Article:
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  8th International Congress on
Drug Therapy in HIV Infection
November 12-16, 2006
Glasgow, Scotland
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Resistance Rates on the Wane in Southern Europe
  8th International Congress on Drug Therapy in HIV Infection November 12-16, 2006
Glasgow, Scotland
Mark Mascolini
Studies from Portugal, Italy, and Spain found that rates of resistant virus--and rates of virologic failure--are plunging in these southern European countries.
Perhaps the most interesting of the three reports came from Belgium's Rega Institute group, working with colleagues in Portugal, because they tracked incidence of multidrug-resistant (MDR) virus (that is, newly acquired resistance) rather than MDR prevalence [1]. As a result this analysis offers a look at how rates of MDR virus may, or may not, change as simpler, more potent regimens replace the standards of yesteryear. In fact, Jurgen Vercauteren and coworkers charted steep drops in MDR incidence since 2001.
The study relied on resistance records from 2373 patients seen at 22 hospitals across Portugal. Defining MDR as susceptibility to one or fewer antiretrovirals (excluding enfuvirtide, tipranavir, and darunavir) according to the Rega resistance algorithm, Vercauteren counted new MDR cases over 12-month periods beginning in 2001 and ending in 2006. As the total number of genotypes analyzed remained fairly constant, incidence of MDR genotypes fell consistently in every period analyzed (Table).


Univariate analysis determined an odds ratio (OR) of 0.82 for MDR virus through the past 5 years (95% confidence interval [CI] 0.72 to 0.94, P = 0.004), meaning that the risk of MDR virus dropped 18% in each consecutive period analyzed. Multivariate analysis found an OR of 0.80 (95% CI 0.69 to 0.93, P = 0.003) for period-to-period risk of MDR virus. In contrast, every year on antiretroviral therapy raised the risk of MDR virus 16% (OR 1.16, 95% CI 1.09 to 1.23, P < 0.001), and having an indeterminate date of first antiretroviral therapy raised the risk of MDR virus 7.88 times (95% CI 4.6 to 13.48, P < 0.001).
Vercauteren proposed that waning incidence of MDR virus in Portugal reflects the increasing efficacy of antiretroviral therapy. Although people living today with MDR HIV certainly need new antiretrovirals that stifle resistant virus, the Rega researchers proposed that future design of antiretrovirals can focus more on toxicity, tolerability, and ease of use.
A resistance prevalence study covering a similar span, 1999 through 2005, logged drops in resistance to the three first antiretroviral classes, along with a declining proportion of patients with a viral load above 1000 copies [2]. Simona Di Giambenedetto and colleagues at Catholic University in Rome figured resistance prevalence among all patients tested for mutations and calculated resistance prevalence for the entire treated population in their clinic. That population rose from 494 people in 1999 to 1429 in 2005. Yet over those years the proportion of people with a viral load topping 1000 copies--generally taken as the lower cutoff for standard genotypic resistance testing--dwindled from 59.5% to 11.3%.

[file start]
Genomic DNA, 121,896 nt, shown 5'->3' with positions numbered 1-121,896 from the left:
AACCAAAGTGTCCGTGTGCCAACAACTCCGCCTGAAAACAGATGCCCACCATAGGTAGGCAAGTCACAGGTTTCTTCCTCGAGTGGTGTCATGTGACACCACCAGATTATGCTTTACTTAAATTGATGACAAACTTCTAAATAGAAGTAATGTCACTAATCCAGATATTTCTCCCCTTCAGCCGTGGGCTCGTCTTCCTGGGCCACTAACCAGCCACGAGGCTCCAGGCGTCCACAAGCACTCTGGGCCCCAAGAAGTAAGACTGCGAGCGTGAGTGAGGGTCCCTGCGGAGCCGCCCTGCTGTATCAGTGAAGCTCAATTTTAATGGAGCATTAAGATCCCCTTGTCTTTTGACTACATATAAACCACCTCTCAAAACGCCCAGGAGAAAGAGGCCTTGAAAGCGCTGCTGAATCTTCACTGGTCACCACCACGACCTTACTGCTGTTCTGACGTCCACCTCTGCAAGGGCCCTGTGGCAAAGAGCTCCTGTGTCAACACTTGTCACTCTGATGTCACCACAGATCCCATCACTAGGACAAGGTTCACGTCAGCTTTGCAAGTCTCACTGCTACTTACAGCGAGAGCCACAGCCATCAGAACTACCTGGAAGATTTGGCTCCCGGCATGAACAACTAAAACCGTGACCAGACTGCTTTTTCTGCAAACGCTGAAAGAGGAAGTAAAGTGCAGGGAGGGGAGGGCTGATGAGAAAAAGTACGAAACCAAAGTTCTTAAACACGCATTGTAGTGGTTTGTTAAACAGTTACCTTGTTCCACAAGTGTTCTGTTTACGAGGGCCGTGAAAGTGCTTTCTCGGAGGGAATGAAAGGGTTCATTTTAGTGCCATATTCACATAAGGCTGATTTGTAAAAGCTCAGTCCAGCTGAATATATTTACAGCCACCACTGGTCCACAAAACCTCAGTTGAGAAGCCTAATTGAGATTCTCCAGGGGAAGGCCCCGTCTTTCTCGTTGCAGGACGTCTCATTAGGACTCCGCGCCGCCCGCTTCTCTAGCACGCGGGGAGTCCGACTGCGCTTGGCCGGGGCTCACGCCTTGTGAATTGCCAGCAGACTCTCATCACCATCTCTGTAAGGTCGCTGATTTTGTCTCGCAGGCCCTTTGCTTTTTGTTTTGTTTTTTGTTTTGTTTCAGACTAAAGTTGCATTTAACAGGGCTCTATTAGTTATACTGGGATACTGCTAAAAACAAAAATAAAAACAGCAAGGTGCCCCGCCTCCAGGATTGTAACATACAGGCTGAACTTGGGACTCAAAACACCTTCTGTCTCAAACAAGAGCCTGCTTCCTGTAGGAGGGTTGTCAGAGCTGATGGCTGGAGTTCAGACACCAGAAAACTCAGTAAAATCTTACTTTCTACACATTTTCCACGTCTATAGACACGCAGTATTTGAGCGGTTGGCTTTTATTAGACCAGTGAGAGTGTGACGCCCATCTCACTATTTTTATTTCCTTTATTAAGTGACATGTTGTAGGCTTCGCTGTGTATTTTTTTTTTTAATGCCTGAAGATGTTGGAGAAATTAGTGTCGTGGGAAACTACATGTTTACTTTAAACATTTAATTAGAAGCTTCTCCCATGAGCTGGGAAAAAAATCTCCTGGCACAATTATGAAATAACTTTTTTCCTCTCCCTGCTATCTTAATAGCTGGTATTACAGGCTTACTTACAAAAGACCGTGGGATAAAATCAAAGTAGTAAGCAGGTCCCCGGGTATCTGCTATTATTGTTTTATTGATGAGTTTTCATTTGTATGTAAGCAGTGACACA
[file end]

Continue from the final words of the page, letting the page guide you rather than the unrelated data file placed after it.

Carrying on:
Prevalence of resistance to any nucleoside, nonnucleoside, or protease inhibitor dropped significantly in both the tested population (P < 0.001 for all classes) and the total treated population (P < 0.001 for all classes). Rates of "pathway 1" thymidine analog mutations (TAMs) 41L, 210W, and 215Y all fell significantly during the study period, while rates of two "pathway 2" TAMs (67N and 219E/Q) also fell significantly, and rates of 3TC/FTC-induced 184V fell nearly significantly (P = 0.08). The ddI/abacavir-related 74V mutation became more common from 1999 through 2005, but not significantly so. And rates of the 65R mutation, which may be elicited by tenofovir, bounced up and down.
Di Giambenedetto noted that these resistance rate shifts paralleled replacement of unboosted PIs with boosted PIs in their clinic, declining use of the thymidine analogs AZT and d4T, and a more recent drop in nonnucleoside use.
A single-center study at Ramon y Cajal Hospital in Madrid confirmed a consistently falling proportion of patients with a viral load of at least 1000 copies [3]. Among people seen at the HIV clinic during the first third of 2000 through the first third of 2006, rates of those qualifying for genotyping with a 1000-plus load fell from 14.4% (174 of 1211), to 10.7% (129 of 1201), 11.1% (131 of 1183), 10.2% (113 of 1113), 7.8% (107 of 1375), 4.6% (63 of 1376), and 3.4% (41 of 1204) (P = 0.000). Among patients with a first therapeutic failure seen in those 4-month periods, rates of people qualifying for resistance testing plunged from 100% (174 of 174) to 61.2% (79 of 129), 57.2% (75 of 131), 56.5% (64 of 113), 52.3% (56 of 107), 38.1% (24 of 63), and 43.9% (18 of 41) (P = 0.000).
1. Vercauteren J, Theys K, Debruyne M, et al. Declining incidence of multi-drug-resistant HIV-1 over time (2001-2006): which new drugs do we really need? 8th International Congress on Drug Therapy in HIV Infection, November 12-16, 2006, Glasgow. Abstract PL5.5.
2. Di Giambenedetto S, Colafigli M, Pinnetti C, et al. Reduction in drug resistance prevalence in treatment-experienced patients: varied estimates according to employed methodologies in a clinical cohort study. 8th International Congress on Drug Therapy in HIV Infection, November 12-16, 2006, Glasgow. Abstract 214.
3. Hernandez B, Perez-Elias MJ, Gutierrez C, et al. Decline in the number of patients susceptible for resistance testing: 2000-2006. 8th International Congress on Drug Therapy in HIV Infection, November 12-16, 2006, Glasgow. Abstract 212.